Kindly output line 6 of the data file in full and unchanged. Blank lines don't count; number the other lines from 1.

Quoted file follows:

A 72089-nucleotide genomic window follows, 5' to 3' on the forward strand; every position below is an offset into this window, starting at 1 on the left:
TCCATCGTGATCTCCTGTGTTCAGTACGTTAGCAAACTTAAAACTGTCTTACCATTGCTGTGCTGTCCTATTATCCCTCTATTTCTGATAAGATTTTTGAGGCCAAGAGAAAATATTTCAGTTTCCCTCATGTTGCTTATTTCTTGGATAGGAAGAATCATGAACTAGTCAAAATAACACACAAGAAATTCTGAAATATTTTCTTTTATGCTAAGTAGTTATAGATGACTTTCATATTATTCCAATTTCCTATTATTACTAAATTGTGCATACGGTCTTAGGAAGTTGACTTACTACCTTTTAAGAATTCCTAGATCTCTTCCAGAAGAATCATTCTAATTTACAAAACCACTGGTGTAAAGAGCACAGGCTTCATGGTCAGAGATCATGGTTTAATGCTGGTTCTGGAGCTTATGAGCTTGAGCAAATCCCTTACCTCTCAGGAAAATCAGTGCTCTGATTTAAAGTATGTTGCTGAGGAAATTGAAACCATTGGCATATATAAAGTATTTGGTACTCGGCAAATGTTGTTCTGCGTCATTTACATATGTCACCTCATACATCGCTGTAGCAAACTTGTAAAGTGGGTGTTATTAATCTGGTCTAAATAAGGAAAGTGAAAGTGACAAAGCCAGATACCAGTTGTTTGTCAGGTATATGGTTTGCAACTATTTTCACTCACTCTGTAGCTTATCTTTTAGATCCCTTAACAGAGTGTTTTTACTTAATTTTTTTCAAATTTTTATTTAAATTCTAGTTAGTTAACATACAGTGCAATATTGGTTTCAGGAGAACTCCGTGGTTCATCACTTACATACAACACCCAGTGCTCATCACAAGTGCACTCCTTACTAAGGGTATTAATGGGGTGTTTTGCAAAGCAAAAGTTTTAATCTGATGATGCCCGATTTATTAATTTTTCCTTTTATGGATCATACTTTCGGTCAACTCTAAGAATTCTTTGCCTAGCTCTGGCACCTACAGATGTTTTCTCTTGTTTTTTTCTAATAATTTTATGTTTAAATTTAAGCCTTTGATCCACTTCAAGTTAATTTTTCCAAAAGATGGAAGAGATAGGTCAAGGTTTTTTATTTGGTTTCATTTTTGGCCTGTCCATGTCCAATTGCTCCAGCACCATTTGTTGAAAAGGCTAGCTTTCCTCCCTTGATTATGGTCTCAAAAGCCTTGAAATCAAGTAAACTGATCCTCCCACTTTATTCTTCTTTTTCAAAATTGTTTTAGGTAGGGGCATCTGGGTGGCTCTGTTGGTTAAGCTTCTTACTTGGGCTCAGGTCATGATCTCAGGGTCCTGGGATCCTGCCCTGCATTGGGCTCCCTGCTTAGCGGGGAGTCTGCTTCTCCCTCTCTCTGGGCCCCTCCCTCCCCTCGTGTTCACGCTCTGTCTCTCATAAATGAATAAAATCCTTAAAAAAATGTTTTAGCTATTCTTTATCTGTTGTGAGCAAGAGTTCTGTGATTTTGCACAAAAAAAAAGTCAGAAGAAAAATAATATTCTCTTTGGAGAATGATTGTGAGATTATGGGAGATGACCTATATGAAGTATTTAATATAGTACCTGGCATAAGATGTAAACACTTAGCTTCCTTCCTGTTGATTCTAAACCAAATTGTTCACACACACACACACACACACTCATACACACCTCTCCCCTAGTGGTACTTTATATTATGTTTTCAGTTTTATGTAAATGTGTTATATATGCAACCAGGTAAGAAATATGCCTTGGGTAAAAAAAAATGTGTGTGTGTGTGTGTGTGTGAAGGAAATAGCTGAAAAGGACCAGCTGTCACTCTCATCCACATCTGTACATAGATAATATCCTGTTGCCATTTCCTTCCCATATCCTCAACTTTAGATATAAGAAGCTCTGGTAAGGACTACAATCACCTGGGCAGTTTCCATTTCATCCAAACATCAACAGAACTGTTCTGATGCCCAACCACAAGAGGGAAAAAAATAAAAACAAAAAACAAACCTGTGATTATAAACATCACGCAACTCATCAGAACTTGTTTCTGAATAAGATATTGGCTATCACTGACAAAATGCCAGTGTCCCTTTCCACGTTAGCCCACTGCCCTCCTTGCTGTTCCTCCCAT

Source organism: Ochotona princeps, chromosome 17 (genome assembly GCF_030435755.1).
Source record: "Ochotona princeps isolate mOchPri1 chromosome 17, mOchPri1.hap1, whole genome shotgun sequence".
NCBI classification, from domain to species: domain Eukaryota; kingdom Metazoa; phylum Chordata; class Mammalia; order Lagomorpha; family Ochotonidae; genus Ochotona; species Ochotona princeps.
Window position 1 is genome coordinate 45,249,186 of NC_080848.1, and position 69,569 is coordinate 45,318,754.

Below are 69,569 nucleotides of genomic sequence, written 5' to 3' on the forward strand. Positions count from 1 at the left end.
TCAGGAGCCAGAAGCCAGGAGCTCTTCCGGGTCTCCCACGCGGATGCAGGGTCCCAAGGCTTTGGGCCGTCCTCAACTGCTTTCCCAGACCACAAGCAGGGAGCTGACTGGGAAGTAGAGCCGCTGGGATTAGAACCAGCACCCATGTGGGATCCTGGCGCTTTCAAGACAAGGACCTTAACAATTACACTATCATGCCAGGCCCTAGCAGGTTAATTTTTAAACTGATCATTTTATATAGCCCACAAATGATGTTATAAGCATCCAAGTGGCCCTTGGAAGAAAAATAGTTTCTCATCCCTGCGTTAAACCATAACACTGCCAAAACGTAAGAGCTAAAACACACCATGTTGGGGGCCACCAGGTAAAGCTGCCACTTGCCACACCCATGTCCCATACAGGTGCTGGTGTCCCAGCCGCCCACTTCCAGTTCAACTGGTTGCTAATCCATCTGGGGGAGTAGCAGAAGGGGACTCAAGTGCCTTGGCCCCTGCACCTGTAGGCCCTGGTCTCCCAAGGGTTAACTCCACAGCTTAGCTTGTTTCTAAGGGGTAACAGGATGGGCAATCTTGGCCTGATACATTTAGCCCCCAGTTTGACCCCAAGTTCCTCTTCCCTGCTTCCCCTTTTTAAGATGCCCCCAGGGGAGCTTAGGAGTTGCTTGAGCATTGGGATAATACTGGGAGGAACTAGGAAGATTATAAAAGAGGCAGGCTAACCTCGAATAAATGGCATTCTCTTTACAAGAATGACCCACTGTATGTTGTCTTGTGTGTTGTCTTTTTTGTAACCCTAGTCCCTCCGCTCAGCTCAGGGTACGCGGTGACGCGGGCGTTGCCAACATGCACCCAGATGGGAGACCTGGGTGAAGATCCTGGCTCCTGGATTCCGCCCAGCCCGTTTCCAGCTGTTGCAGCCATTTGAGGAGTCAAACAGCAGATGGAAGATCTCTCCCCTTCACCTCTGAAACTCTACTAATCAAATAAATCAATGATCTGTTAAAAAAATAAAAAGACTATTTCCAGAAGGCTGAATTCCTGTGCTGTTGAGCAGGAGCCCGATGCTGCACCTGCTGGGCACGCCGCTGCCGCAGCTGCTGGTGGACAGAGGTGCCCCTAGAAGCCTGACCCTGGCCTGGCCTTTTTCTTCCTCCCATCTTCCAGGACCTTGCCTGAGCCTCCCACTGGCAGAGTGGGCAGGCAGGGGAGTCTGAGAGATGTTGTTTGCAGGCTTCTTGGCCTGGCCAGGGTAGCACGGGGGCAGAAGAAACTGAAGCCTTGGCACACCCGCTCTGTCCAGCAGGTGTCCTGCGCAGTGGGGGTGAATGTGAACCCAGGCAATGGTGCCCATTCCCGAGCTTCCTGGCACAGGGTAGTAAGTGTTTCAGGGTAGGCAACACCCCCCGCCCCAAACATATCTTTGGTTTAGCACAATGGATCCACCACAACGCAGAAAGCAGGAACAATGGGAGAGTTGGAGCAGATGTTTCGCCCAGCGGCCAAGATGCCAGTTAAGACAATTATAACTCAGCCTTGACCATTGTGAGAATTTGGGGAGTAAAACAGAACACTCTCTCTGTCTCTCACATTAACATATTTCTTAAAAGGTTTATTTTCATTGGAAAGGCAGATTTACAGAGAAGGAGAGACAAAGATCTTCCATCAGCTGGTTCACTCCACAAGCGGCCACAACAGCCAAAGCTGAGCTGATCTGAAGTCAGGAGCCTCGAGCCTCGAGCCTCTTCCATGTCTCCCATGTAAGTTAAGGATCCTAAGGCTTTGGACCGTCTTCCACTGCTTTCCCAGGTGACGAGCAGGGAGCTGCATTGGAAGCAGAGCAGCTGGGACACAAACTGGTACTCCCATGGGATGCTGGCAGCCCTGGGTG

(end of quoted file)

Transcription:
Window position 1 is genome coordinate 45,249,186 of NC_080848.1, and position 69,569 is coordinate 45,318,754.